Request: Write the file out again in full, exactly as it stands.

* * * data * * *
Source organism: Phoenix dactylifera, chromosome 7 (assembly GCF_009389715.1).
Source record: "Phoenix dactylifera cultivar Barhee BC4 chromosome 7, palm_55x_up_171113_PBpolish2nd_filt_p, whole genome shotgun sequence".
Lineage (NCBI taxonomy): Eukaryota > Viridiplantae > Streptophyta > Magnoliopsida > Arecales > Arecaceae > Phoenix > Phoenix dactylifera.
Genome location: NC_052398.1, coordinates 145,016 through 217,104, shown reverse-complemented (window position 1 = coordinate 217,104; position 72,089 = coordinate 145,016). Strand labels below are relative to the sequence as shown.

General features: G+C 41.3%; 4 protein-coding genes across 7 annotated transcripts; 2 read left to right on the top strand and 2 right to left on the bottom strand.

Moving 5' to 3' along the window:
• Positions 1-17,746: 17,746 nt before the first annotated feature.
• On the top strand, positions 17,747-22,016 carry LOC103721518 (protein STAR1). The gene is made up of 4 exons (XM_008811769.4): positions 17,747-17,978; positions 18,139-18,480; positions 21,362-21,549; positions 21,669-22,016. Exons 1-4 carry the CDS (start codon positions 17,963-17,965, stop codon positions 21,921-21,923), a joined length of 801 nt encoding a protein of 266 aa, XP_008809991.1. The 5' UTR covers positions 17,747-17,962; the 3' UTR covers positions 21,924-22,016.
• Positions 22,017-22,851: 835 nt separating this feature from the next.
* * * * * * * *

Source organism: Phoenix dactylifera, chromosome 7 (assembly GCF_009389715.1).
Source record: "Phoenix dactylifera cultivar Barhee BC4 chromosome 7, palm_55x_up_171113_PBpolish2nd_filt_p, whole genome shotgun sequence".
Lineage (NCBI taxonomy): Eukaryota > Viridiplantae > Streptophyta > Magnoliopsida > Arecales > Arecaceae > Phoenix > Phoenix dactylifera.
Genome location: NC_052398.1, coordinates 145,016 through 217,104, shown reverse-complemented (window position 1 = coordinate 217,104; position 72,089 = coordinate 145,016). Strand labels below are relative to the sequence as shown.

General features: G+C 41.3%; 4 protein-coding genes across 7 annotated transcripts; 2 read left to right on the top strand and 2 right to left on the bottom strand.

Moving 5' to 3' along the window:
• Positions 1-17,746: 17,746 nt before the first annotated feature.
• On the top strand, positions 17,747-22,016 carry LOC103721518 (protein STAR1). The gene is made up of 4 exons (XM_008811769.4): positions 17,747-17,978; positions 18,139-18,480; positions 21,362-21,549; positions 21,669-22,016. Exons 1-4 carry the CDS (start codon positions 17,963-17,965, stop codon positions 21,921-21,923), a joined length of 801 nt encoding a protein of 266 aa, XP_008809991.1. The 5' UTR covers positions 17,747-17,962; the 3' UTR covers positions 21,924-22,016.
• Positions 22,017-22,851: 835 nt separating this feature from the next.